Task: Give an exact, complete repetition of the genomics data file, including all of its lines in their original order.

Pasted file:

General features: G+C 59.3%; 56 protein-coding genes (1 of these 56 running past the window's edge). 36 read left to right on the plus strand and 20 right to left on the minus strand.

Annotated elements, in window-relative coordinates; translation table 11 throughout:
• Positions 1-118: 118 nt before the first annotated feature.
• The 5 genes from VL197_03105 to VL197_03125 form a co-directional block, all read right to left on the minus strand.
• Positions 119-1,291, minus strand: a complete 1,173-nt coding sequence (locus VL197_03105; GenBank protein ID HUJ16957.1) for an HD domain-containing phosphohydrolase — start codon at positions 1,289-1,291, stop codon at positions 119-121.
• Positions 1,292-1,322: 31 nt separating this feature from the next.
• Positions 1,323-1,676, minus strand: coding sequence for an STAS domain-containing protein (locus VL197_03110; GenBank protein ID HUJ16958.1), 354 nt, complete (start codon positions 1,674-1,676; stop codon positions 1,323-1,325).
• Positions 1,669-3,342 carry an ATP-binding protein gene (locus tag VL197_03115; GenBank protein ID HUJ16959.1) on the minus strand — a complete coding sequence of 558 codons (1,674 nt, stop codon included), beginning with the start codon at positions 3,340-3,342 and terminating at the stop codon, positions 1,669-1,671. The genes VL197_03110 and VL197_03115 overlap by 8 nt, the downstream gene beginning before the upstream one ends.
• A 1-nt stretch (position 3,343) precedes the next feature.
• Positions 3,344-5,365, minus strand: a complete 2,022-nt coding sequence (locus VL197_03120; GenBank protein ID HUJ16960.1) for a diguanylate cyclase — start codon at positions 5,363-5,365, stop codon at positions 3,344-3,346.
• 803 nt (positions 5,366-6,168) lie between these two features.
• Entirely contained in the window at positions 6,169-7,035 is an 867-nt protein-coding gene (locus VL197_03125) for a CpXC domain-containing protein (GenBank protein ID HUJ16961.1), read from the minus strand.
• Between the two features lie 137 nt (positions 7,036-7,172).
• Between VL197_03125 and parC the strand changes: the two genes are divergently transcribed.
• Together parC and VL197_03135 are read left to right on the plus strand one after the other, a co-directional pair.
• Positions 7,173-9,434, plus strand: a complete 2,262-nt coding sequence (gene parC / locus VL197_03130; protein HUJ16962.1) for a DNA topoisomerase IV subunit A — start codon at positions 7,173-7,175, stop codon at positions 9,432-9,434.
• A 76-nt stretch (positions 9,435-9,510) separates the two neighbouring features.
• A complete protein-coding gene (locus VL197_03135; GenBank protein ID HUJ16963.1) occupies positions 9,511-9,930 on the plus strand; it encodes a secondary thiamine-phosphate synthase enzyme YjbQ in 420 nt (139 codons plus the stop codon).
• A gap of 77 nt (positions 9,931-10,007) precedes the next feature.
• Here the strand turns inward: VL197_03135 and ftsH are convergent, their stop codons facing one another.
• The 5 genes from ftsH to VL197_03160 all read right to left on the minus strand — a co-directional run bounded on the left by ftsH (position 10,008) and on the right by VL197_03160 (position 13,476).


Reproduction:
General features: G+C 59.3%; 56 protein-coding genes (1 of these 56 running past the window's edge). 36 read left to right on the plus strand and 20 right to left on the minus strand.

Annotated elements, in window-relative coordinates; translation table 11 throughout:
• Positions 1-118: 118 nt before the first annotated feature.
• The 5 genes from VL197_03105 to VL197_03125 form a co-directional block, all read right to left on the minus strand.
• Positions 119-1,291, minus strand: a complete 1,173-nt coding sequence (locus VL197_03105; GenBank protein ID HUJ16957.1) for an HD domain-containing phosphohydrolase — start codon at positions 1,289-1,291, stop codon at positions 119-121.
• Positions 1,292-1,322: 31 nt separating this feature from the next.
• Positions 1,323-1,676, minus strand: coding sequence for an STAS domain-containing protein (locus VL197_03110; GenBank protein ID HUJ16958.1), 354 nt, complete (start codon positions 1,674-1,676; stop codon positions 1,323-1,325).
• Positions 1,669-3,342 carry an ATP-binding protein gene (locus tag VL197_03115; GenBank protein ID HUJ16959.1) on the minus strand — a complete coding sequence of 558 codons (1,674 nt, stop codon included), beginning with the start codon at positions 3,340-3,342 and terminating at the stop codon, positions 1,669-1,671. The genes VL197_03110 and VL197_03115 overlap by 8 nt, the downstream gene beginning before the upstream one ends.
• A 1-nt stretch (position 3,343) precedes the next feature.
• Positions 3,344-5,365, minus strand: a complete 2,022-nt coding sequence (locus VL197_03120; GenBank protein ID HUJ16960.1) for a diguanylate cyclase — start codon at positions 5,363-5,365, stop codon at positions 3,344-3,346.
• 803 nt (positions 5,366-6,168) lie between these two features.
• Entirely contained in the window at positions 6,169-7,035 is an 867-nt protein-coding gene (locus VL197_03125) for a CpXC domain-containing protein (GenBank protein ID HUJ16961.1), read from the minus strand.
• Between the two features lie 137 nt (positions 7,036-7,172).
• Between VL197_03125 and parC the strand changes: the two genes are divergently transcribed.
• Together parC and VL197_03135 are read left to right on the plus strand one after the other, a co-directional pair.
• Positions 7,173-9,434, plus strand: a complete 2,262-nt coding sequence (gene parC / locus VL197_03130; protein HUJ16962.1) for a DNA topoisomerase IV subunit A — start codon at positions 7,173-7,175, stop codon at positions 9,432-9,434.
• A 76-nt stretch (positions 9,435-9,510) separates the two neighbouring features.
• A complete protein-coding gene (locus VL197_03135; GenBank protein ID HUJ16963.1) occupies positions 9,511-9,930 on the plus strand; it encodes a secondary thiamine-phosphate synthase enzyme YjbQ in 420 nt (139 codons plus the stop codon).
• A gap of 77 nt (positions 9,931-10,007) precedes the next feature.
• Here the strand turns inward: VL197_03135 and ftsH are convergent, their stop codons facing one another.
• The 5 genes from ftsH to VL197_03160 all read right to left on the minus strand — a co-directional run bounded on the left by ftsH (position 10,008) and on the right by VL197_03160 (position 13,476).